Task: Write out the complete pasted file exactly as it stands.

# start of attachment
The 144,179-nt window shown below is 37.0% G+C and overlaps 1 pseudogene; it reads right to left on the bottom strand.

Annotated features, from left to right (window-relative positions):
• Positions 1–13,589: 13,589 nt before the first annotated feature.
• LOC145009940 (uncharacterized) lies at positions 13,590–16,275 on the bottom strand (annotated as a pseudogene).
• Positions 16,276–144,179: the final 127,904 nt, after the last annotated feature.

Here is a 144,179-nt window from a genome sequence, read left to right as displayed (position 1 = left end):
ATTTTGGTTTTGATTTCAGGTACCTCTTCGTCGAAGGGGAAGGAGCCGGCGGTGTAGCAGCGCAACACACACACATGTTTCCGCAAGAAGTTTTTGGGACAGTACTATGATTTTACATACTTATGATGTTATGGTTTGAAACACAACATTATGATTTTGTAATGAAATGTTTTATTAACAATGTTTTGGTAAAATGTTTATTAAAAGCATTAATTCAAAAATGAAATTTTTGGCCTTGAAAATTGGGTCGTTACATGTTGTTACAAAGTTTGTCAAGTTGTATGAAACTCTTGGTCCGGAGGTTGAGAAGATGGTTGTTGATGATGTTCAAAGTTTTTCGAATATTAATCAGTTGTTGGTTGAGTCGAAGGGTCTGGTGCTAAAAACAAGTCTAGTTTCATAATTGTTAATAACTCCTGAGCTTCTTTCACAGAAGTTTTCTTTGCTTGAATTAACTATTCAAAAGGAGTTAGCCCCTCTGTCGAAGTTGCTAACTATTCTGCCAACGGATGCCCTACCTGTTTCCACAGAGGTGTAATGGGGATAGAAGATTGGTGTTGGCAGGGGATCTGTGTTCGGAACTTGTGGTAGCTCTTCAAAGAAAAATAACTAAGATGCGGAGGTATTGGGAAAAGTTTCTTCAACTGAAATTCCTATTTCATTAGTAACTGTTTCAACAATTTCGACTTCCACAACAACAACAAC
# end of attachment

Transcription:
The 144,179-nt window shown below is 37.0% G+C and overlaps 1 pseudogene; it reads right to left on the bottom strand.

Annotated features, from left to right (window-relative positions):
• Positions 1–13,589: 13,589 nt before the first annotated feature.
• LOC145009940 (uncharacterized) lies at positions 13,590–16,275 on the bottom strand (annotated as a pseudogene).
• Positions 16,276–144,179: the final 127,904 nt, after the last annotated feature.

Here is a 144,179-nt window from a genome sequence, read left to right as displayed (position 1 = left end):
ATTTTGGTTTTGATTTCAGGTACCTCTTCGTCGAAGGGGAAGGAGCCGGCGGTGTAGCAGCGCAACACACACACATGTTTCCGCAAGAAGTTTTTGGGACAGTACTATGATTTTACATACTTATGATGTTATGGTTTGAAACACAACATTATGATTTTGTAATGAAATGTTTTATTAACAATGTTTTGGTAAAATGTTTATTAAAAGCATTAATTCAAAAATGAAATTTTTGGCCTTGAAAATTGGGTCGTTACATGTTGTTACAAAGTTTGTCAAGTTGTATGAAACTCTTGGTCCGGAGGTTGAGAAGATGGTTGTTGATGATGTTCAAAGTTTTTCGAATATTAATCAGTTGTTGGTTGAGTCGAAGGGTCTGGTGCTAAAAACAAGTCTAGTTTCATAATTGTTAATAACTCCTGAGCTTCTTTCACAGAAGTTTTCTTTGCTTGAATTAACTATTCAAAAGGAGTTAGCCCCTCTGTCGAAGTTGCTAACTATTCTGCCAACGGATGCCCTACCTGTTTCCACAGAGGTGTAATGGGGATAGAAGATTGGTGTTGGCAGGGGATCTGTGTTCGGAACTTGTGGTAGCTCTTCAAAGAAAAATAACTAAGATGCGGAGGTATTGGGAAAAGTTTCTTCAACTGAAATTCCTATTTCATTAGTAACTGTTTCAACAATTTCGACTTCCACAACAACAACAAC